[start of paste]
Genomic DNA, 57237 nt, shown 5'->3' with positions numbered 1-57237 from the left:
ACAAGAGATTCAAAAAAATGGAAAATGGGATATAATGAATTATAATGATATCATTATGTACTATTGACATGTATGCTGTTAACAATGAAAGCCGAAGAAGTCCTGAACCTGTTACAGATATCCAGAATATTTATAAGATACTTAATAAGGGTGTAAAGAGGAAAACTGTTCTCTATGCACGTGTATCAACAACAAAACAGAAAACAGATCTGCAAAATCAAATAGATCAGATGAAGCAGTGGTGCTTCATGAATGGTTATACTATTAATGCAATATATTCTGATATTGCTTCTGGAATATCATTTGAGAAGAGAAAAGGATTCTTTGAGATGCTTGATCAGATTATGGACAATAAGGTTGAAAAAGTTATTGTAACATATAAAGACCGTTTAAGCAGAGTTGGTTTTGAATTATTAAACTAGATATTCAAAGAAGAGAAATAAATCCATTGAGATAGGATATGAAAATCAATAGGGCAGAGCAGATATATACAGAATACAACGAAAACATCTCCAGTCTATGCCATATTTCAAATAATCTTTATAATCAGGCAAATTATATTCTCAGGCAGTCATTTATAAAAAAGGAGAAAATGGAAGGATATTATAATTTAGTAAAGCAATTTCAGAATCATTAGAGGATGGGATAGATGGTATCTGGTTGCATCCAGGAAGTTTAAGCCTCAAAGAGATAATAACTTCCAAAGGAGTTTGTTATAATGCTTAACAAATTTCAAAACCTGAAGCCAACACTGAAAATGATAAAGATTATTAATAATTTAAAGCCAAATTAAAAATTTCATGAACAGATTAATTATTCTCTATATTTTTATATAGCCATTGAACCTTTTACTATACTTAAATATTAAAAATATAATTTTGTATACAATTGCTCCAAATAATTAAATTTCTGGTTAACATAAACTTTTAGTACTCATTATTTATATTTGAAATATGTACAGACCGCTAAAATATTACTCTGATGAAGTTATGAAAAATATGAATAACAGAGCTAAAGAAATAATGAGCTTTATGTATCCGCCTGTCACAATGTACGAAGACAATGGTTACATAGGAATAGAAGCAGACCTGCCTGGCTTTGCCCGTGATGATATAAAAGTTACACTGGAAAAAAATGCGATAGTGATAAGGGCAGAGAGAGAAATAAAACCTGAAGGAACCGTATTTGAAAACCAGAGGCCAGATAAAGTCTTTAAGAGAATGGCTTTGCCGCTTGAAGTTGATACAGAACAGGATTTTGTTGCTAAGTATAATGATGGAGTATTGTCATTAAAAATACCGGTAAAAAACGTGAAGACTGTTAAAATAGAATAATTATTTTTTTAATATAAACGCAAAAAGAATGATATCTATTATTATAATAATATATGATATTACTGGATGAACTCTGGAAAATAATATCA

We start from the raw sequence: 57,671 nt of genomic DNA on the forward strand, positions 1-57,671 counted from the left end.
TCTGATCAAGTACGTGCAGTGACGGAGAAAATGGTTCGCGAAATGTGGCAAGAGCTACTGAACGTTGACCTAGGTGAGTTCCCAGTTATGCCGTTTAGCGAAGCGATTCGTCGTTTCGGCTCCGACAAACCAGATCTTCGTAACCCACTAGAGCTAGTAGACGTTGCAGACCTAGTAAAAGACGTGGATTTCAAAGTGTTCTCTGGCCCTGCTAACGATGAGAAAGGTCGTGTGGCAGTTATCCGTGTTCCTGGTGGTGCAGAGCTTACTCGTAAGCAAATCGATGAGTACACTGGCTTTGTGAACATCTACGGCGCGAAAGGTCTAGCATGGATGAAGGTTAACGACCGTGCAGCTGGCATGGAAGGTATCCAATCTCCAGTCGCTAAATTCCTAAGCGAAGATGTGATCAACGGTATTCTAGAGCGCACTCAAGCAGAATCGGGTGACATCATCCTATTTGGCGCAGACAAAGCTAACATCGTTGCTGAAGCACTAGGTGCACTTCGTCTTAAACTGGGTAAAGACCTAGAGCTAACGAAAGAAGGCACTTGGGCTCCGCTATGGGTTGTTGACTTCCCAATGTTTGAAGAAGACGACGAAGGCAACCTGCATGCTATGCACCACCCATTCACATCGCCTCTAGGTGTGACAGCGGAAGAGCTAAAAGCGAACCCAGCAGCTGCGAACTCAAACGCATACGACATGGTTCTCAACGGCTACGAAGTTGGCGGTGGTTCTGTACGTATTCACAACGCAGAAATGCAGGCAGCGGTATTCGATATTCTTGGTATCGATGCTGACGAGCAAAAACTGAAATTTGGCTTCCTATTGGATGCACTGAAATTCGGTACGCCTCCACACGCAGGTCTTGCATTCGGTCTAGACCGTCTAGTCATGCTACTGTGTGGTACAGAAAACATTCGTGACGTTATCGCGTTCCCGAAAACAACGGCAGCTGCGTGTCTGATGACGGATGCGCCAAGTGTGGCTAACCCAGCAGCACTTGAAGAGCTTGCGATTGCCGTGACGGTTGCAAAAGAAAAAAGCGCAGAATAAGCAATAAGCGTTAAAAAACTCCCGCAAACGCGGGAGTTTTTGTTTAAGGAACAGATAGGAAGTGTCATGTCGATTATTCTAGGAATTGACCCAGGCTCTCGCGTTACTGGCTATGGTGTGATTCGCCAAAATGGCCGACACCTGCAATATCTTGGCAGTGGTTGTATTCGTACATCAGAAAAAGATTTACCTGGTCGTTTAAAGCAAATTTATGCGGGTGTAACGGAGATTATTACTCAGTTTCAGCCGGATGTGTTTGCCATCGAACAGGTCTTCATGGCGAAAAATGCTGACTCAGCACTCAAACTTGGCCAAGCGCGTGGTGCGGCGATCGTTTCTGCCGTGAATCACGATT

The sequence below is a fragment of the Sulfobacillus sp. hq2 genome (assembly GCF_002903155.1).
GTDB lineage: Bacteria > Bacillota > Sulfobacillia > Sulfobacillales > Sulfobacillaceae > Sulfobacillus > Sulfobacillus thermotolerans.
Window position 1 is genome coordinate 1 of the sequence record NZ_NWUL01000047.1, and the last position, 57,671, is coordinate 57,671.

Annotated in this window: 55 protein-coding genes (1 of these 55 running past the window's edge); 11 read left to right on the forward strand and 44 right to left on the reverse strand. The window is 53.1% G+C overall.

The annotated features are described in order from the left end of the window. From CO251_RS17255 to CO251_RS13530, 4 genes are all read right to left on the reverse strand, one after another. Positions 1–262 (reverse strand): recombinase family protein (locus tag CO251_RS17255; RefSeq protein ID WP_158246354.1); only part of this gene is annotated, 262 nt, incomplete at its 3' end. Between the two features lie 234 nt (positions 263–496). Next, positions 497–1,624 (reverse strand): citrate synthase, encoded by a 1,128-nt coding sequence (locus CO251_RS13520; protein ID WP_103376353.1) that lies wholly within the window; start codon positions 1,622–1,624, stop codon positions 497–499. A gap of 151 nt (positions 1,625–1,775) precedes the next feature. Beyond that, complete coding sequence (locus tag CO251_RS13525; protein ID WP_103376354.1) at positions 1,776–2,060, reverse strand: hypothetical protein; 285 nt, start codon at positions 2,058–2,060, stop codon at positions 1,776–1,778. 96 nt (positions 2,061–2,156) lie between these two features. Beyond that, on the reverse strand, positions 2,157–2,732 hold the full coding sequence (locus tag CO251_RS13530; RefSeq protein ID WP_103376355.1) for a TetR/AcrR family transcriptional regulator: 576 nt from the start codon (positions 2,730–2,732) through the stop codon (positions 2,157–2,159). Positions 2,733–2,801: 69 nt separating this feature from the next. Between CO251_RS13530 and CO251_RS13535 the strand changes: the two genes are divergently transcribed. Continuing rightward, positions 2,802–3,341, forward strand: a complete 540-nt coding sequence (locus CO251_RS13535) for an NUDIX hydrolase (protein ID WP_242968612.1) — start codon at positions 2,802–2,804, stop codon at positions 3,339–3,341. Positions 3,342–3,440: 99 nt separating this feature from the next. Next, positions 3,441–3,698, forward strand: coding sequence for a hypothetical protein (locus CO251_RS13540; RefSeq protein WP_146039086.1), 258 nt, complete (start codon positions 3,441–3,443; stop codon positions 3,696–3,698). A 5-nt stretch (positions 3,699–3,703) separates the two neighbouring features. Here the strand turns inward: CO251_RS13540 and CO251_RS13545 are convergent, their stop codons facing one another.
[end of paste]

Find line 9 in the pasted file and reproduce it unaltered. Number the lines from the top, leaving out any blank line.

The annotated features are described in order from the left end of the window. From CO251_RS17255 to CO251_RS13530, 4 genes are all read right to left on the reverse strand, one after another. Positions 1–262 (reverse strand): recombinase family protein (locus tag CO251_RS17255; RefSeq protein ID WP_158246354.1); only part of this gene is annotated, 262 nt, incomplete at its 3' end. Between the two features lie 234 nt (positions 263–496). Next, positions 497–1,624 (reverse strand): citrate synthase, encoded by a 1,128-nt coding sequence (locus CO251_RS13520; protein ID WP_103376353.1) that lies wholly within the window; start codon positions 1,622–1,624, stop codon positions 497–499. A gap of 151 nt (positions 1,625–1,775) precedes the next feature. Beyond that, complete coding sequence (locus tag CO251_RS13525; protein ID WP_103376354.1) at positions 1,776–2,060, reverse strand: hypothetical protein; 285 nt, start codon at positions 2,058–2,060, stop codon at positions 1,776–1,778. 96 nt (positions 2,061–2,156) lie between these two features. Beyond that, on the reverse strand, positions 2,157–2,732 hold the full coding sequence (locus tag CO251_RS13530; RefSeq protein ID WP_103376355.1) for a TetR/AcrR family transcriptional regulator: 576 nt from the start codon (positions 2,730–2,732) through the stop codon (positions 2,157–2,159). Positions 2,733–2,801: 69 nt separating this feature from the next. Between CO251_RS13530 and CO251_RS13535 the strand changes: the two genes are divergently transcribed. Continuing rightward, positions 2,802–3,341, forward strand: a complete 540-nt coding sequence (locus CO251_RS13535) for an NUDIX hydrolase (protein ID WP_242968612.1) — start codon at positions 2,802–2,804, stop codon at positions 3,339–3,341. Positions 3,342–3,440: 99 nt separating this feature from the next. Next, positions 3,441–3,698, forward strand: coding sequence for a hypothetical protein (locus CO251_RS13540; RefSeq protein WP_146039086.1), 258 nt, complete (start codon positions 3,441–3,443; stop codon positions 3,696–3,698). A 5-nt stretch (positions 3,699–3,703) separates the two neighbouring features. Here the strand turns inward: CO251_RS13540 and CO251_RS13545 are convergent, their stop codons facing one another.